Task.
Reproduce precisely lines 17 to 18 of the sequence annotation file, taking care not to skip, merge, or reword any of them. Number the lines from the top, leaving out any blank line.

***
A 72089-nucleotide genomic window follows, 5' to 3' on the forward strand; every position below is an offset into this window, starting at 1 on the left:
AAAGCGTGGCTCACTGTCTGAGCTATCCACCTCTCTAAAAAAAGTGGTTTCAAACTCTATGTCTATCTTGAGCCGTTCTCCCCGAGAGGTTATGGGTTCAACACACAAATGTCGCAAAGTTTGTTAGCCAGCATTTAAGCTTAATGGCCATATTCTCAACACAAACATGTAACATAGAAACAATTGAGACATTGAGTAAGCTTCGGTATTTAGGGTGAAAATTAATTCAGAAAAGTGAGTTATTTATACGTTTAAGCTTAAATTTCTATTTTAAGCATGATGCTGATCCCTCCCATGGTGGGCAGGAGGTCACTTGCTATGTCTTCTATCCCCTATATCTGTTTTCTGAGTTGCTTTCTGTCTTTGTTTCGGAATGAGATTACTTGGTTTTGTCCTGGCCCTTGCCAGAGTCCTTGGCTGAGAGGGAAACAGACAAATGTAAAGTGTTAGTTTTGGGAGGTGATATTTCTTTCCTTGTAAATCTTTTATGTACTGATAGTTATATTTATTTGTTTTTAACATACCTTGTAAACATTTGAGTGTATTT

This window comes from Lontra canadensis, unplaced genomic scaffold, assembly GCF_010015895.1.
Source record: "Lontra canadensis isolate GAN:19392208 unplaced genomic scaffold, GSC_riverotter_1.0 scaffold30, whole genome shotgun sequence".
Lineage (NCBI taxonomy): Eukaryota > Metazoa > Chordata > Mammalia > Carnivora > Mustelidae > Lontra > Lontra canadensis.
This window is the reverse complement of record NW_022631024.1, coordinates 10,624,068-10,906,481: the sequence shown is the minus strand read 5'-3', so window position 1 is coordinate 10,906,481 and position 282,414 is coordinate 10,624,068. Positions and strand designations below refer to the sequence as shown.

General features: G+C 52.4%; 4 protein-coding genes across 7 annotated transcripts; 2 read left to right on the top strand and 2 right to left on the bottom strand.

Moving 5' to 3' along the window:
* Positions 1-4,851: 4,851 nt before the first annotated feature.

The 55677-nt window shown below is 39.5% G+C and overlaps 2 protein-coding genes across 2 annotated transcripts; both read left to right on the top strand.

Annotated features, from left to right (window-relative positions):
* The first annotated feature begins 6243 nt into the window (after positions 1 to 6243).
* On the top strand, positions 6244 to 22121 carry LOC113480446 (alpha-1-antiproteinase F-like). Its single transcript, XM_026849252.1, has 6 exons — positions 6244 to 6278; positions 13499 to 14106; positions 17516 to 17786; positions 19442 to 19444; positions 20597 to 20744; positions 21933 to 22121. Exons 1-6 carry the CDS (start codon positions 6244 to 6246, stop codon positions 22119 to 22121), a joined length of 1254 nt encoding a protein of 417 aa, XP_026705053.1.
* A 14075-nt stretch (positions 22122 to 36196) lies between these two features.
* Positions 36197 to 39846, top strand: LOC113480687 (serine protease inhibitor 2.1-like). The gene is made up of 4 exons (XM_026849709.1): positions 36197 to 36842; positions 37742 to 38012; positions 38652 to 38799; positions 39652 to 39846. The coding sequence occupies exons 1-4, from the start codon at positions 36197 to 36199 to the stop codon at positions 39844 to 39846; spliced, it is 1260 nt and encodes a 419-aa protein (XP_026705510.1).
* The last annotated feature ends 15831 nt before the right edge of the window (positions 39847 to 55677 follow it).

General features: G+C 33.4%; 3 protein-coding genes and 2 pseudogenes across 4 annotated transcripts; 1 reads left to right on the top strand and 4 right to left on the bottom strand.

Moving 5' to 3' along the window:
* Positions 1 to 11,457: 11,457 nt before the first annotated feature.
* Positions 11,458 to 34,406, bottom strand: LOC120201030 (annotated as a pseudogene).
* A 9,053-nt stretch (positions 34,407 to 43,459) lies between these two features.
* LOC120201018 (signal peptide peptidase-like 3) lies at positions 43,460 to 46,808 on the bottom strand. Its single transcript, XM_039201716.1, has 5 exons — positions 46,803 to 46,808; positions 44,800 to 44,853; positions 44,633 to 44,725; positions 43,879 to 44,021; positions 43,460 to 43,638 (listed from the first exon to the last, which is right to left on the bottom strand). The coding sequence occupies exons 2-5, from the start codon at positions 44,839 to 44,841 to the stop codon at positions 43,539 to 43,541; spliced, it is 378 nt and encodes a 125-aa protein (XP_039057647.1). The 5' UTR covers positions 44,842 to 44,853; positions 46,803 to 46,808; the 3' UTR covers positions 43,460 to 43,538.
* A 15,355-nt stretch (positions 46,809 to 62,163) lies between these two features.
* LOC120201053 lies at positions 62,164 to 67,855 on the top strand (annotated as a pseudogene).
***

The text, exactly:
General features: G+C 33.4%; 3 protein-coding genes and 2 pseudogenes across 4 annotated transcripts; 1 reads left to right on the top strand and 4 right to left on the bottom strand.

Moving 5' to 3' along the window: